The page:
Charity Case

Posted by Laura Otten, Ph.D., Director on December 9th, 2016 in Thoughts & Commentary

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In March 2013, Dan Pallotta’s iconic TedTalk, “The way we think about charities is dead wrong,” was released; since that time, it has received over 4 million views.  If you aren’t among those four million, and nor are the staff and board of your organization, correct that oversight immediately.

In June of that same year, the three nonprofit watchdog groups (GuideStar, the BBB Wise Giving Alliance, and Charity Navigator), released the first of their two letters trying to debunk the overhead myth—the very thing that they had long perpetrated.

The first letter explaining the fallacy of relying on expenditures on overhead to judge the “goodness” of a charity was addressed to the “Donors of America,” and asked for their help in correcting the myth.  In 2014, these three groups sent a second, similar letter addressed to the “Nonprofits of America.”  I, and others, don’t see the release of the first letter as simple coincidence.

What has happened in the ensuing almost four years?  Not much!  Yes, people keep watching Pallotta’s talk; yes, he is on the speaking circuit; yes, he started the Charity Defense Council.  But little inside or outside the sector has changed.  And outside won’t  change until we do the work inside.

There remains an appallingly large number of people working and volunteering—and here my focus is on, but not limited to, board members—in the nonprofit sector who still don’t get it.  They still believe that compensation (that means salary and benefits) doesn’t matter to nonprofit employees; that talent doesn’t have to be rewarded and cared for in the nonprofit sector just as it is in the for-profit sector.

They still think it is okay to be using arcane computer systems because they got them for free, even though they can’t do everything that is needed to make employees’ work easier and more effective and ensure best service to clients.  They still think that they can’t afford to invest in development and marketing professionals because they are luxuries and will push the overhead ratio too high.  They still believe that they should get goods, services, etc. for free because they are nonprofits and they do good work.

As long as there is one person in our sector who still believes that the way to judge a nonprofit is by how much it spends on overhead, we will never, ever get out from under the overhead noose.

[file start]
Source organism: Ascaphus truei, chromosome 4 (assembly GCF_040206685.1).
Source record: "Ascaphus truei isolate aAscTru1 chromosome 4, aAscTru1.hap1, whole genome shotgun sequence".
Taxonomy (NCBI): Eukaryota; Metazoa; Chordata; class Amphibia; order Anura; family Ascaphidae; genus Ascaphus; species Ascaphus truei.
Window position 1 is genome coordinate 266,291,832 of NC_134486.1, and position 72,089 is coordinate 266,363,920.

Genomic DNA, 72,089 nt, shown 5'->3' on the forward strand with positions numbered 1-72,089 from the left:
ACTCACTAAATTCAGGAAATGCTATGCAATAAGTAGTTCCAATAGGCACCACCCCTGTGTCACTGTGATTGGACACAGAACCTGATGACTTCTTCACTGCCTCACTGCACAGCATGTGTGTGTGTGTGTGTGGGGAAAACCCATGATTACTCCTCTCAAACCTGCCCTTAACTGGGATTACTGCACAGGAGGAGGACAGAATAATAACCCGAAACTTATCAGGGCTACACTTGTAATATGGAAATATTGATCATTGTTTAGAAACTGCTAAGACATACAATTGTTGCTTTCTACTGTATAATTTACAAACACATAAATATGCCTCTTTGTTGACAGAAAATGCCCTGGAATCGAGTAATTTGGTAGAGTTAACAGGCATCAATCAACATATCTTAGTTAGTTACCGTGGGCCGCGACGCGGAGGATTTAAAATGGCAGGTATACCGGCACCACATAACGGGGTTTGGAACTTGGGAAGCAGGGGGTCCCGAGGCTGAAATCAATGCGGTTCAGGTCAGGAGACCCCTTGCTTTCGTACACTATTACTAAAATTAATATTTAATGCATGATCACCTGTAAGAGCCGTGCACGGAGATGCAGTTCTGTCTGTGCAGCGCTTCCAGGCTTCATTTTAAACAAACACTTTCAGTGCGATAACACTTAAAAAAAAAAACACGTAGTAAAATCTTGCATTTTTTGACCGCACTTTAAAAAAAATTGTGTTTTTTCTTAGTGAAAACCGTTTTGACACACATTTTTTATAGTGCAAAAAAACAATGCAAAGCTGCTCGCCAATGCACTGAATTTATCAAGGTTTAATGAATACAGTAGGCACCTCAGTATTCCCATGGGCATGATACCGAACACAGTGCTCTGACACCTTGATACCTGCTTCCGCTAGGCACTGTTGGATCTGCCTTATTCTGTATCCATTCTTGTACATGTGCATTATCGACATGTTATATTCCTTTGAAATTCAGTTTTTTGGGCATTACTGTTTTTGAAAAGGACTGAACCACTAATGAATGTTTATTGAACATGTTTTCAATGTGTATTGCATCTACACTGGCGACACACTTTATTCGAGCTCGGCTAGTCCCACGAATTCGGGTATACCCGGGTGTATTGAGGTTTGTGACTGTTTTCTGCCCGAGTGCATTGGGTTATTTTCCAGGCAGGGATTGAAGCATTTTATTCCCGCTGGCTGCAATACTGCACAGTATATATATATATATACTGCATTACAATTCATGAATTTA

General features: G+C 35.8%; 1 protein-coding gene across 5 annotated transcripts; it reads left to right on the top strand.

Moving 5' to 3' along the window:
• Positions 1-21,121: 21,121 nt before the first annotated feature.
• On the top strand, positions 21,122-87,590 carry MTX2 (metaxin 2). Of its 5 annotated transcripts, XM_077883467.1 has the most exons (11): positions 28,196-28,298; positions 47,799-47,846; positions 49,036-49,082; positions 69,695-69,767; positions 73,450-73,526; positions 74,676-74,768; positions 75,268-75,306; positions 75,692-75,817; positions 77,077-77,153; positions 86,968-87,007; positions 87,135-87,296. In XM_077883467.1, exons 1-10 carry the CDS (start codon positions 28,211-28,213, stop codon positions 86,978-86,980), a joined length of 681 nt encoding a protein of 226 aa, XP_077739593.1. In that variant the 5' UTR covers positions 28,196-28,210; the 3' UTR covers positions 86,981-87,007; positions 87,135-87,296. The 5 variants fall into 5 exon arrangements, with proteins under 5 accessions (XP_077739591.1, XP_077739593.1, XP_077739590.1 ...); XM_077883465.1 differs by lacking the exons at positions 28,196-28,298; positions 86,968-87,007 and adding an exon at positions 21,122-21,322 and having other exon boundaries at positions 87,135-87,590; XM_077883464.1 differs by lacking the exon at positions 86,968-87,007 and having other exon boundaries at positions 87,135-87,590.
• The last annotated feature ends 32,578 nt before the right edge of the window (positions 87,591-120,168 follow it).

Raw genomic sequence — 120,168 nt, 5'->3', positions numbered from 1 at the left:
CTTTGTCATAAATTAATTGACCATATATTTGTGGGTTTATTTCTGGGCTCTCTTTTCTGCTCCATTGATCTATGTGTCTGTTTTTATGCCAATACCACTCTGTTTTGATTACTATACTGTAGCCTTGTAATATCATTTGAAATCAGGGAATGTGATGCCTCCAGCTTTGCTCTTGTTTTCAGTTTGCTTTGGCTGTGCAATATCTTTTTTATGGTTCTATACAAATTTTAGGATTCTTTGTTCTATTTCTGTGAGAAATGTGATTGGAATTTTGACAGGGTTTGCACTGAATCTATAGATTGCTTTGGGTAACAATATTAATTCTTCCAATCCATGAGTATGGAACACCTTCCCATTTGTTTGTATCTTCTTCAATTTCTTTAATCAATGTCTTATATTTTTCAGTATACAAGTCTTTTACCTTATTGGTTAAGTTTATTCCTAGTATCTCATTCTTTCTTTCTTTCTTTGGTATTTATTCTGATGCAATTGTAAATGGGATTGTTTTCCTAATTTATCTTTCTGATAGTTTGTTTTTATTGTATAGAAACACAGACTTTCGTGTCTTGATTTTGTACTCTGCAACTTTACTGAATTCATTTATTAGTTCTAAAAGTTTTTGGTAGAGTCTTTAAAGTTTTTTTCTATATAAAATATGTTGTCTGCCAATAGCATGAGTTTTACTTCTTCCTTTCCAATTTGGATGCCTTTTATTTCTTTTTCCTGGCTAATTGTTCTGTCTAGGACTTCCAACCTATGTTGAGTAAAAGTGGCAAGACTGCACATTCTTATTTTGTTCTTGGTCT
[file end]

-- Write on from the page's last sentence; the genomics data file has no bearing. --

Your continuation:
Why has this change been so hard to achieve?  Lack of sector-esteem.  Too many in the sector—again, from the bottom of the org chart to the very top where board members sit—have yet to embrace fully the importance the work of our sector and to see it as an equally essential part of society and our economic engine, as they view the for-profit sector and government.  Until this changes, the rest of society will have us to kick around.

It is the nonprofit paid and volunteer workforce that must educate the rest of the world.  If each and every one of us doesn’t get and it and isn’t armed with a clear and well-substantiated explanation—don’t call it an argument—of the fallacies of the historic starvation mindset for nonprofits, we will never move forward.

If each and everyone of us isn’t equipped with the response to the donor who emphasizes overhead over impact—or is only interested in overhead–or doesn’t know how to ask a funder to cover the true costs of the program for which funds are sought, or refute a colleague’s, family member’s or friend’s lament that an executive director of a particular nonprofit is paid “too much,” we will never get out of our own way.

Only once we have eradicated the mythical thinking that has hampered our sector for too long will be able to not only think about, but actually practice, our charitable work correctly.  We are not looking to be excessive, but simply effective.

Make 2017 your pledge year:  educate yourself, your colleagues, your board.  Together, let’s overcome together the plague that is restricting our own success.


The opinions expressed in Nonprofit University Blog are those of writer and do not necessarily reflect the opinion of La Salle University or any other institution or individual.